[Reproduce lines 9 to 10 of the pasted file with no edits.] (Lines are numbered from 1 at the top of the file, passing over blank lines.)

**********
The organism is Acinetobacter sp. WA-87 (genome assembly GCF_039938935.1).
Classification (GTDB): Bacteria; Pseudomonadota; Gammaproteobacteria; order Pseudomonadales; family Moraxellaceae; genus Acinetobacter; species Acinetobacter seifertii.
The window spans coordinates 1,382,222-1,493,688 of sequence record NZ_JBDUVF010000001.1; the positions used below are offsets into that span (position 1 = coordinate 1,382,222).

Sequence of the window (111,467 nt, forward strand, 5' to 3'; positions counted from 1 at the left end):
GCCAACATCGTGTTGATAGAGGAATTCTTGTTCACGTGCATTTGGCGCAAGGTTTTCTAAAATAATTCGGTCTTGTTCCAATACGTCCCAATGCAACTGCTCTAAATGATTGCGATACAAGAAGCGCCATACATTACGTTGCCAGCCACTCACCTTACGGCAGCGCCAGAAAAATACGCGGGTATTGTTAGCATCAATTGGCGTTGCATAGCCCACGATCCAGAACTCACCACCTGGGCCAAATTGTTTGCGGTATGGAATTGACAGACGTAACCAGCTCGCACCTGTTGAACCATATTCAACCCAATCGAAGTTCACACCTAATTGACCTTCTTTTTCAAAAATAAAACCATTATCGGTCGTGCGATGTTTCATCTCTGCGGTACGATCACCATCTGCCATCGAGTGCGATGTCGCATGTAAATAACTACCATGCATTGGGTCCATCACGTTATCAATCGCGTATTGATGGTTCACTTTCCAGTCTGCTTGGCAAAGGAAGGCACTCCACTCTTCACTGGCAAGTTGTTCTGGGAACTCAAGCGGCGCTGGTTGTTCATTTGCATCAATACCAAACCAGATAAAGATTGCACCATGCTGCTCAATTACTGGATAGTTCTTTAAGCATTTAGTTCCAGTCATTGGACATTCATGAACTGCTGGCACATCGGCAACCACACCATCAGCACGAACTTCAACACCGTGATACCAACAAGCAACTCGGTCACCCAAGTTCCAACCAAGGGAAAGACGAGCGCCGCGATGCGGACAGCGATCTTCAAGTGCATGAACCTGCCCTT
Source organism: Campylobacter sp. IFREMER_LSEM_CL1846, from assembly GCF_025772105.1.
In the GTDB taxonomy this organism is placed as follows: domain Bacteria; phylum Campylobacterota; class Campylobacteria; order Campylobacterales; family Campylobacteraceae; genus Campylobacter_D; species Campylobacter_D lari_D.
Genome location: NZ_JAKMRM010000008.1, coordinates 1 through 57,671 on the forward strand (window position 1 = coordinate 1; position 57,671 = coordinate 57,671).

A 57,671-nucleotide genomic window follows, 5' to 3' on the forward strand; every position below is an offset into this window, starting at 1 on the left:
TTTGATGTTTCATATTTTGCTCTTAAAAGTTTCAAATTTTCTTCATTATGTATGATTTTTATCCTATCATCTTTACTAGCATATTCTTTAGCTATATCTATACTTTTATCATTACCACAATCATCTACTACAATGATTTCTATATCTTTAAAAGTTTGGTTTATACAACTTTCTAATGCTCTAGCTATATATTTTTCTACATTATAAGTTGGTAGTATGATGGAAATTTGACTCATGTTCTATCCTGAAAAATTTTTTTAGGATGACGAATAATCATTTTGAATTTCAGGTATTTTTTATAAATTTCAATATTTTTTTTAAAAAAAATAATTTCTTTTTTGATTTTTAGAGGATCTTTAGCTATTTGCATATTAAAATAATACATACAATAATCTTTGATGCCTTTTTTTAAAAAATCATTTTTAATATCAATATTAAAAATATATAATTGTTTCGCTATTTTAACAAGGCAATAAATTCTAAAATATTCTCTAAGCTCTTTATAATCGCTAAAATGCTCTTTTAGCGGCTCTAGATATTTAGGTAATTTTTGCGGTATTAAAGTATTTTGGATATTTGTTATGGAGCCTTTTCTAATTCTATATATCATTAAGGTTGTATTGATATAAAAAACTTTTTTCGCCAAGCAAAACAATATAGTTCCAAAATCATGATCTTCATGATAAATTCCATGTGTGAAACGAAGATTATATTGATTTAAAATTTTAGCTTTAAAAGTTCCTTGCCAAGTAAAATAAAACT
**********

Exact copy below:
A 57,671-nucleotide genomic window follows, 5' to 3' on the forward strand; every position below is an offset into this window, starting at 1 on the left:
TTTGATGTTTCATATTTTGCTCTTAAAAGTTTCAAATTTTCTTCATTATGTATGATTTTTATCCTATCATCTTTACTAGCATATTCTTTAGCTATATCTATACTTTTATCATTACCACAATCATCTACTACAATGATTTCTATATCTTTAAAAGTTTGGTTTATACAACTTTCTAATGCTCTAGCTATATATTTTTCTACATTATAAGTTGGTAGTATGATGGAAATTTGACTCATGTTCTATCCTGAAAAATTTTTTTAGGATGACGAATAATCATTTTGAATTTCAGGTATTTTTTATAAATTTCAATATTTTTTTTAAAAAAAATAATTTCTTTTTTGATTTTTAGAGGATCTTTAGCTATTTGCATATTAAAATAATACATACAATAATCTTTGATGCCTTTTTTTAAAAAATCATTTTTAATATCAATATTAAAAATATATAATTGTTTCGCTATTTTAACAAGGCAATAAATTCTAAAATATTCTCTAAGCTCTTTATAATCGCTAAAATGCTCTTTTAGCGGCTCTAGATATTTAGGTAATTTTTGCGGTATTAAAGTATTTTGGATATTTGTTATGGAGCCTTTTCTAATTCTATATATCATTAAGGTTGTATTGATATAAAAAACTTTTTTCGCCAAGCAAAACAATATAGTTCCAAAATCATGATCTTCATGATAAATTCCATGTGTGAAACGAAGATTATATTGATTTAAAATTTTAGCTTTAAAAGTTCCTTGCCAAGTAAAATAAAACT